This legendary comedy institution is opening its first-ever NYC outpost


Chicago-based improvisational comedy enterprise The Second City is (finally!) opening a physical location in New York. Given the importance of the operation within the country’s dedication to all things comedy, we’re surprised it took this long for the 63-year-old institution to claim its own stake here.

Set to debut in the summer of 2023, the new entertainment complex will be located in Williamsburg, Brooklyn. According to an official press release about the news, the 11,900-square-foot space will “feature a newly built main stage theater, seven training classrooms and a full-service restaurant and bar.”

The Second City
Rendering: Courtesy of The Second City

“New York City is renowned for its talent and culture, and we could not be more thrilled to bring The Second City’s unique brand of improv-based entertainment and education to the city as we continue to foster the next generation of comedy,” said Ed Wells, CEO of The Second City, in an official statement. “We’re continually innovating on our stages, in our classrooms and beyond to deliver exceptional experiences to our audiences and students. This newest location in New York launches at a time of tremendous momentum for the brand following an expansion of our center in Toronto, Canada and critical acclaim for our latest shows. We see a huge opportunity to serve the New York City market across all of our services and we look forward to bringing smiles, laughter and the full Second City experience to one of the most renowned epicenters of entertainment and the arts.”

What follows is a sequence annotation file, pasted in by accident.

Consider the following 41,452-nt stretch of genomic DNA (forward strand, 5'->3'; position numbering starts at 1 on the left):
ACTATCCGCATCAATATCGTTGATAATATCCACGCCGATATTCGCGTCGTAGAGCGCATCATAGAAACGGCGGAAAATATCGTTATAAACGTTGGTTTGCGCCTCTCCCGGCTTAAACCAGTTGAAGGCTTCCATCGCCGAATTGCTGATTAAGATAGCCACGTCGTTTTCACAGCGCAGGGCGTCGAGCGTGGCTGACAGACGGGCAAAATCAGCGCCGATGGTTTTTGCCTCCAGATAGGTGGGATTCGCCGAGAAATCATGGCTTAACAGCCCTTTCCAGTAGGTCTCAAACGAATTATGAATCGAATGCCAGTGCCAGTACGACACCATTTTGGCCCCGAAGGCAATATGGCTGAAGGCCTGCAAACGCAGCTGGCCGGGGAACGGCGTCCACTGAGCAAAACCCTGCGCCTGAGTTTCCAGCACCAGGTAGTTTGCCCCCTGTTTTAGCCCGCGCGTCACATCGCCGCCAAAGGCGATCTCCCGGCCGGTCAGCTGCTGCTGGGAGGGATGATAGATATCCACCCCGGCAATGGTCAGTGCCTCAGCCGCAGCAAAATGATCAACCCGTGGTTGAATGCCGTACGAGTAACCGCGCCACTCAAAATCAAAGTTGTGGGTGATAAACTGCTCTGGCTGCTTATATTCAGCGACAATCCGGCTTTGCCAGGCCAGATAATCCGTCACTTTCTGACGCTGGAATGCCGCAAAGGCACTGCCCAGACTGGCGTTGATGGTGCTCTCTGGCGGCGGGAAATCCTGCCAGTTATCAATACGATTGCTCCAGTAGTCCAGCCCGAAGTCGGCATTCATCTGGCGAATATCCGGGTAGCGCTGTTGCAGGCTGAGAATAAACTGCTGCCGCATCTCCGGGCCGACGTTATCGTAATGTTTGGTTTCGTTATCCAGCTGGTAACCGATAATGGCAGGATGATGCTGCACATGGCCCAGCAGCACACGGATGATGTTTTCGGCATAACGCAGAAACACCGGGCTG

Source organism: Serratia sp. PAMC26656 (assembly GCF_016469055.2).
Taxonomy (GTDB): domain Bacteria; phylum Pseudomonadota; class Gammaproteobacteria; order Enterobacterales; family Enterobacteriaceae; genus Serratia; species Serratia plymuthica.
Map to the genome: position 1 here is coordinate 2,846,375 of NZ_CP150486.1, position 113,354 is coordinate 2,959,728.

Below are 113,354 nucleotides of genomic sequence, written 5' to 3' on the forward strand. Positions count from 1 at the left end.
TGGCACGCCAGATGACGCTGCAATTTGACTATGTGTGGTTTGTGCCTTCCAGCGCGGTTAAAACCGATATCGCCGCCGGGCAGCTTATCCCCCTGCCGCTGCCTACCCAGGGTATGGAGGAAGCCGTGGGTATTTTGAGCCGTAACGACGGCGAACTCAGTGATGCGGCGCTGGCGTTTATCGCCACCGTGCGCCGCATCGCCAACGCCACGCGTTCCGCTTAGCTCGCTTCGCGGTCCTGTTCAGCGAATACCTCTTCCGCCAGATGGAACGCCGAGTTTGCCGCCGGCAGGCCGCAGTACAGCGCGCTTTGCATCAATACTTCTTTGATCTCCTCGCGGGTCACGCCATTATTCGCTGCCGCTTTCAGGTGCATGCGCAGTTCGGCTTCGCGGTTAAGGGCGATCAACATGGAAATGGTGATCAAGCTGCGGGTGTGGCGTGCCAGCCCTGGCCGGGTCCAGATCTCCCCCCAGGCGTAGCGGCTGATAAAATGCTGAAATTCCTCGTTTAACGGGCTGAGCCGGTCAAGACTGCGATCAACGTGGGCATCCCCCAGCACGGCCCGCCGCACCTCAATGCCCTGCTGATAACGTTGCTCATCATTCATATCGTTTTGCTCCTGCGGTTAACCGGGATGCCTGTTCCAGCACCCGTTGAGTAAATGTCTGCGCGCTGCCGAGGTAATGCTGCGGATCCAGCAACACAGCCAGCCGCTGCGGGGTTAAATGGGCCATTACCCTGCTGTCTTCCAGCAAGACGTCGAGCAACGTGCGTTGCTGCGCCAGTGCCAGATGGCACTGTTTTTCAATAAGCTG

As comedy kinds know, plenty of award-winning actors and directors have gotten their start in show business at The Second City. On that very long list are Bill Murray, Eugene Levy, Catherine O’Hara, Chris Farley, Mike Myers, Steve Carell, Jordan Peele, Tina Fey, Amy Poehler, Stephen Colbert, Cecily Strong and Aidy Bryant, among plenty of others.

As for the name of the troupe, it’s a funny moniker taken from a series of derisive articles about Chicago that A. J. Liebling wrote for The New Yorker back in 1952.

Expect the new venue to become part of the epicenter of New York’s important comedy scene.



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